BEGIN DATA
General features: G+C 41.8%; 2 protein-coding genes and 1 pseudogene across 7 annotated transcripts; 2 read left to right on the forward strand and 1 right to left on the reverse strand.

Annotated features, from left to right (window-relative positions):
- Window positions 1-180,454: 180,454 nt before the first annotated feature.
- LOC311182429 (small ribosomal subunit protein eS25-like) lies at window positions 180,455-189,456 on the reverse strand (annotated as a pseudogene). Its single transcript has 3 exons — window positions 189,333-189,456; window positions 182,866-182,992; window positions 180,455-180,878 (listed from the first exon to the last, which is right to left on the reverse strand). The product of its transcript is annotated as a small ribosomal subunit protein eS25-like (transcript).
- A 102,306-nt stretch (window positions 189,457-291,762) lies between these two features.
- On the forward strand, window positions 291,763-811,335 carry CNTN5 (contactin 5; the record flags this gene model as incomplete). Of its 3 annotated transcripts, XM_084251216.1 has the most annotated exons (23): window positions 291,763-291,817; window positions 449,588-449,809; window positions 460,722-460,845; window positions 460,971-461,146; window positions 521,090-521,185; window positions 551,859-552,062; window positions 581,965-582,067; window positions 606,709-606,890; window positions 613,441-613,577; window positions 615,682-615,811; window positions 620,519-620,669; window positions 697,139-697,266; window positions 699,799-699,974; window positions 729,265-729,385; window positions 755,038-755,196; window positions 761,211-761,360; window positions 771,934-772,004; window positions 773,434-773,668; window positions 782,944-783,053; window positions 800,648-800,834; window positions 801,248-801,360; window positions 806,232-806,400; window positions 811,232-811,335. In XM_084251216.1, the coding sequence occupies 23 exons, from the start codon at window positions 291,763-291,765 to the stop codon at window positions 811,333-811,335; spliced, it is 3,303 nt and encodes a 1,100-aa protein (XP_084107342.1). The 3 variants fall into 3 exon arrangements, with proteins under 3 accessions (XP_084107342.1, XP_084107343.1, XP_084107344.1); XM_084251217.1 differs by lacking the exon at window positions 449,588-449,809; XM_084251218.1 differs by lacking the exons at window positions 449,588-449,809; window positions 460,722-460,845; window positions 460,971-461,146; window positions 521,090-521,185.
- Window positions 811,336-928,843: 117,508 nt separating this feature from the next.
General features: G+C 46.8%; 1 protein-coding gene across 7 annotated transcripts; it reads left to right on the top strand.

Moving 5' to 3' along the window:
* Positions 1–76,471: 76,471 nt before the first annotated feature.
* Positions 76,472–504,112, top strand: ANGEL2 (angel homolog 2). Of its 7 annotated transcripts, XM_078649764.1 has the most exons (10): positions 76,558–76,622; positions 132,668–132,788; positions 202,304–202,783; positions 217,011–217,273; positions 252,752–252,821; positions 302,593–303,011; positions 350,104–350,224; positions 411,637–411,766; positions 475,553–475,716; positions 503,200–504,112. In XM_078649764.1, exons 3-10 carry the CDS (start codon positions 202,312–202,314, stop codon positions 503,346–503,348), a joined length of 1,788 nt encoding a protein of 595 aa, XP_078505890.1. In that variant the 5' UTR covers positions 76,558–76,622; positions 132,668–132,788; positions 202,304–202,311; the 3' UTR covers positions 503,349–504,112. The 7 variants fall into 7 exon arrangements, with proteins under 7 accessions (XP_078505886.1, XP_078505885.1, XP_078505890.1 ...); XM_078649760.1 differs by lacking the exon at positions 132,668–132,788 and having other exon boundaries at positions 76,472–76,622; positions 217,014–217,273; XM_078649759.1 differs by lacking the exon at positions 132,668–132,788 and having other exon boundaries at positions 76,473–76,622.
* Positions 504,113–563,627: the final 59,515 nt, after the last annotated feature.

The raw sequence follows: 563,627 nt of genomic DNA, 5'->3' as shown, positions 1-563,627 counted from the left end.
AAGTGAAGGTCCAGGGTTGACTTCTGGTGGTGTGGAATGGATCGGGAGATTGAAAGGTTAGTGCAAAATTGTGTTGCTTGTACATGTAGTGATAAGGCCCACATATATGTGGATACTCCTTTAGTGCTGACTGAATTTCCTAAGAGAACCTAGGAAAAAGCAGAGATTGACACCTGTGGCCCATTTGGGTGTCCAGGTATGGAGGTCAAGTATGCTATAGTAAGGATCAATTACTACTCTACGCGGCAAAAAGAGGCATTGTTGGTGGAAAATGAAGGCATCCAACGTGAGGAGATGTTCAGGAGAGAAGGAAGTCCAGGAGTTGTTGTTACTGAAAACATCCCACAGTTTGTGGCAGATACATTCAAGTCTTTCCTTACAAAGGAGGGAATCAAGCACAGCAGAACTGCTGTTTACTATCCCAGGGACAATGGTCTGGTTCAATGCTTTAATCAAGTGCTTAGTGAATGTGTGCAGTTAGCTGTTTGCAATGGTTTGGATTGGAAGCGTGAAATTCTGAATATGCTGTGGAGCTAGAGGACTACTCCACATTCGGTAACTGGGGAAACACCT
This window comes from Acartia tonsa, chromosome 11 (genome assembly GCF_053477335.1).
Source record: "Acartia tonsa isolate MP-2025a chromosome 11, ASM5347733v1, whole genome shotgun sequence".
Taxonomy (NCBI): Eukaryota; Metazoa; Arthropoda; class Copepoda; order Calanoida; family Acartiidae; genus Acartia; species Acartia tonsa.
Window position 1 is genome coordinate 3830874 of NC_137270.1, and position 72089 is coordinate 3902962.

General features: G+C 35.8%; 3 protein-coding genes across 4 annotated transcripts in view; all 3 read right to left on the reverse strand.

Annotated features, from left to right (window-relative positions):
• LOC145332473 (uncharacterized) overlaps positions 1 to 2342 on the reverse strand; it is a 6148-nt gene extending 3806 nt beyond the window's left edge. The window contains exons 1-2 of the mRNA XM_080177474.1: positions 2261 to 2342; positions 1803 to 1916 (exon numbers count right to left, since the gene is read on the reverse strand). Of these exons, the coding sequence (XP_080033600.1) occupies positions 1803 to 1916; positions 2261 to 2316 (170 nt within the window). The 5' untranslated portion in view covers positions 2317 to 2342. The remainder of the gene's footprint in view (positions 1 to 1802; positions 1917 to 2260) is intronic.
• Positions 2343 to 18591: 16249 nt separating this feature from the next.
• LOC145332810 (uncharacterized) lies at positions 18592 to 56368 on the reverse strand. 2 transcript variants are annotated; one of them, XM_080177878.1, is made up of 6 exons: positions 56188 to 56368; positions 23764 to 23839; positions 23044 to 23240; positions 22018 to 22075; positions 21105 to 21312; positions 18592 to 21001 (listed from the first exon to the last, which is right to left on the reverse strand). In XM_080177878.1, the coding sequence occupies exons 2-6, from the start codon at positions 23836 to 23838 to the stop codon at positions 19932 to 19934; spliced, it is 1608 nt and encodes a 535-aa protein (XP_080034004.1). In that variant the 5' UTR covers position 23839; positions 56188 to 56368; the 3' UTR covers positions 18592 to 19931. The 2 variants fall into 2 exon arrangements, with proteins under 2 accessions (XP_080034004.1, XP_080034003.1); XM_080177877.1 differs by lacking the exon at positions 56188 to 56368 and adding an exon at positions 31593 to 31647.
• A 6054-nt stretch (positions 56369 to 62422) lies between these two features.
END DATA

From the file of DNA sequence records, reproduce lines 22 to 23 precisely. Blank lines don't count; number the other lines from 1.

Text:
• Positions 2343 to 18591: 16249 nt separating this feature from the next.
• LOC145332810 (uncharacterized) lies at positions 18592 to 56368 on the reverse strand. 2 transcript variants are annotated; one of them, XM_080177878.1, is made up of 6 exons: positions 56188 to 56368; positions 23764 to 23839; positions 23044 to 23240; positions 22018 to 22075; positions 21105 to 21312; positions 18592 to 21001 (listed from the first exon to the last, which is right to left on the reverse strand). In XM_080177878.1, the coding sequence occupies exons 2-6, from the start codon at positions 23836 to 23838 to the stop codon at positions 19932 to 19934; spliced, it is 1608 nt and encodes a 535-aa protein (XP_080034004.1). In that variant the 5' UTR covers position 23839; positions 56188 to 56368; the 3' UTR covers positions 18592 to 19931. The 2 variants fall into 2 exon arrangements, with proteins under 2 accessions (XP_080034004.1, XP_080034003.1); XM_080177877.1 differs by lacking the exon at positions 56188 to 56368 and adding an exon at positions 31593 to 31647.